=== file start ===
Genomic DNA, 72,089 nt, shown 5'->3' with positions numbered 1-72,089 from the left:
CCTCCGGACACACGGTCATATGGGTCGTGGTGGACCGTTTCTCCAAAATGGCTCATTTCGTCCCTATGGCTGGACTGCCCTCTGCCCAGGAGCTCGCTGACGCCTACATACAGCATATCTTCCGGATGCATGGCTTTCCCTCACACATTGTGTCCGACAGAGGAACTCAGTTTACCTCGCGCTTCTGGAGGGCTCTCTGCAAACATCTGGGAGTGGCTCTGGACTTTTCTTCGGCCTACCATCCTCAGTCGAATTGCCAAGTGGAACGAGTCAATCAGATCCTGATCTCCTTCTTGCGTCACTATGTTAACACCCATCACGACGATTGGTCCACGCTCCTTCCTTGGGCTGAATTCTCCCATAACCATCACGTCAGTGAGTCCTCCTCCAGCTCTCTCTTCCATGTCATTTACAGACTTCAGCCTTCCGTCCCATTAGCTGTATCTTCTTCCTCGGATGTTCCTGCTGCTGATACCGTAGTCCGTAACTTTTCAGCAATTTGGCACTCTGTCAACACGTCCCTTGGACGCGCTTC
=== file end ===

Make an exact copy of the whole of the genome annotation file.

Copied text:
Genomic DNA, 72,089 nt, shown 5'->3' with positions numbered 1-72,089 from the left:
CCTCCGGACACACGGTCATATGGGTCGTGGTGGACCGTTTCTCCAAAATGGCTCATTTCGTCCCTATGGCTGGACTGCCCTCTGCCCAGGAGCTCGCTGACGCCTACATACAGCATATCTTCCGGATGCATGGCTTTCCCTCACACATTGTGTCCGACAGAGGAACTCAGTTTACCTCGCGCTTCTGGAGGGCTCTCTGCAAACATCTGGGAGTGGCTCTGGACTTTTCTTCGGCCTACCATCCTCAGTCGAATTGCCAAGTGGAACGAGTCAATCAGATCCTGATCTCCTTCTTGCGTCACTATGTTAACACCCATCACGACGATTGGTCCACGCTCCTTCCTTGGGCTGAATTCTCCCATAACCATCACGTCAGTGAGTCCTCCTCCAGCTCTCTCTTCCATGTCATTTACAGACTTCAGCCTTCCGTCCCATTAGCTGTATCTTCTTCCTCGGATGTTCCTGCTGCTGATACCGTAGTCCGTAACTTTTCAGCAATTTGGCACTCTGTCAACACGTCCCTTGGACGCGCTTC